Having considered much of what the Bible has to say about angels, we will turn our attention to Satan, the devoted foe of God’s people. Over the centuries, the church has identified Satan and his demonic minions as good angels who have become evil. There would seem to be support for this notion in such passages as Job 1:6, which explains how Satan came before the Lord when the “sons of God” came to Him. Other texts, including Luke 10:18 and Revelation 12:7–9, point to a fall of Satan from heaven that indicates the presence of Satan and demons in the heavenlies during some period of time. Given that angels are routinely depicted as working in the heavenly places, it is reasonable to conclude from these passages that Satan and demons were once angels with full rights to the heavenly areas (see Jude 1:6).
Traditionally, Satan’s fundamental sin that led to his fall has been identified as pride, which led him to try to usurp God’s rightful place as Lord of all. Hence, there arose the belief that one could attack the devil by assaulting his pride through mockery. Such mocking often took the form of silly depictions of Satan with such things as horns, a tail, and a pitchfork. Yet we dare not let these cartoons prompt us to forget that the demonic powers seek to steal, kill, and destroy. As 1 Peter 5:8–9 indicates, Satan prowls around like a hungry lion, looking for men and women whom he may devour. Now, we do need to be careful about overestimating the influence that Satan wields. He is not equal to our Creator and is finally subject to His sovereign decree (Job 1:1–2:10; Eph. 1:11). Still, the devil is powerful and evil, a foe whom we cannot hope to defeat unless we are on God’s side.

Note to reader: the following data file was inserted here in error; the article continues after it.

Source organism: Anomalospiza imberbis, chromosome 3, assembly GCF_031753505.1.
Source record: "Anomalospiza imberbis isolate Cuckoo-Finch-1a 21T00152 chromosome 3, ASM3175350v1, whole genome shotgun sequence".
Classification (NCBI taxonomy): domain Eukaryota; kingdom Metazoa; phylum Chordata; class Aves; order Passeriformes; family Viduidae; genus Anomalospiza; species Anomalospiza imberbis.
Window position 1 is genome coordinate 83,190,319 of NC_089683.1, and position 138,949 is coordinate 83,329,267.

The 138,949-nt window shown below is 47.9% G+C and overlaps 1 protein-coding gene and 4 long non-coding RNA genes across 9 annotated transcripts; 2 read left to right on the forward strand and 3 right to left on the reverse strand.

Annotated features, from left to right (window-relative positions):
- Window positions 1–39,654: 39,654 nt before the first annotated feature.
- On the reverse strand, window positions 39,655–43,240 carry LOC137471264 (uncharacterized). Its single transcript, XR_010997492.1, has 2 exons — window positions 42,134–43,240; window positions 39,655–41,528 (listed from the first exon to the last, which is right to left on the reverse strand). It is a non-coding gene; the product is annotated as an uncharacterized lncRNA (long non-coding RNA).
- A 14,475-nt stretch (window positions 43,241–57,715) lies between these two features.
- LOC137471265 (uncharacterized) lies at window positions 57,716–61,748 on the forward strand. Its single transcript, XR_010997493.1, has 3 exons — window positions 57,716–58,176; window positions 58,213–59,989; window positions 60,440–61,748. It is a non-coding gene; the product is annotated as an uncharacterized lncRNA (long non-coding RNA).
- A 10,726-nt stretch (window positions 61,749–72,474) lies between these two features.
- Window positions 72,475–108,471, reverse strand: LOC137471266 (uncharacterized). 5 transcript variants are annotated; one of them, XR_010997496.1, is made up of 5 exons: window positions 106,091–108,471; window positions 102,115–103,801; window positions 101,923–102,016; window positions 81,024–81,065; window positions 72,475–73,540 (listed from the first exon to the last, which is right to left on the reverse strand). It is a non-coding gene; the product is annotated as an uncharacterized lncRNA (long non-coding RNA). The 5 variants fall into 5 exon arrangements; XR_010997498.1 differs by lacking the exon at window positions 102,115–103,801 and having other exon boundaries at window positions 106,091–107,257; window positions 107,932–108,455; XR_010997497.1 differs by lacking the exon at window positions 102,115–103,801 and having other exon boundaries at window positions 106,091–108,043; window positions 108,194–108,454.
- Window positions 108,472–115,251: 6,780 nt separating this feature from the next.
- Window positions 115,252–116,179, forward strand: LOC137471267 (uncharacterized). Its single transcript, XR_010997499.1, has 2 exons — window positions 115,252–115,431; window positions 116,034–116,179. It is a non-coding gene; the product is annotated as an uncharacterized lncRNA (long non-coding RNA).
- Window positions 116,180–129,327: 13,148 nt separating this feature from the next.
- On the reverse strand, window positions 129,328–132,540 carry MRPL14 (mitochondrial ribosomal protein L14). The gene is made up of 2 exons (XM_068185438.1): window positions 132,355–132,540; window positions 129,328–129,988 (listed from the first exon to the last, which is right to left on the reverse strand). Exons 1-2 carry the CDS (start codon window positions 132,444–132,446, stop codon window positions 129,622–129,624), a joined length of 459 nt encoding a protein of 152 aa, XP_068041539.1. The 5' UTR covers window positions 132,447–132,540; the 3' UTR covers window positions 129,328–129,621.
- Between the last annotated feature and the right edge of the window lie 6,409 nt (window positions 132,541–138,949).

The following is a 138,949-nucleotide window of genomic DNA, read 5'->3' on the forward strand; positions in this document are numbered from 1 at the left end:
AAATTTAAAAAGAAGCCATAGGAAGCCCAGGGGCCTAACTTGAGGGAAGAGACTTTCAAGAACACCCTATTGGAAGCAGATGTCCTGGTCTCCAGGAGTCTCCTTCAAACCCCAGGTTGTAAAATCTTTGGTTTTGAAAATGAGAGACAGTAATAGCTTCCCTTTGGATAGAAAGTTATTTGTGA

Scripture describes Satan as our “adversary” (1 Peter 5:8), who as the number-one foe of God’s people is also the top enemy of God’s people. Despite his power, the devil and his minions are more apt to come after us indirectly, craftily sowing doubt about the goodness and wisdom of the Lord like he did with Adam and Eve (Gen. 3:1–5). Jesus says the adversary is the “father of lies” whose most frequently used weapon is deceit (John 8:44).
Peter’s example shows us that we are most likely to succumb to the devil when we place our confidence in ourselves to withstand him (Luke 22:31–34, 54–62). We can fight Satan off only by standing in Christ, resisting him with biblical truth in the power of the Holy Spirit (James 4:7; 1 John 4:4).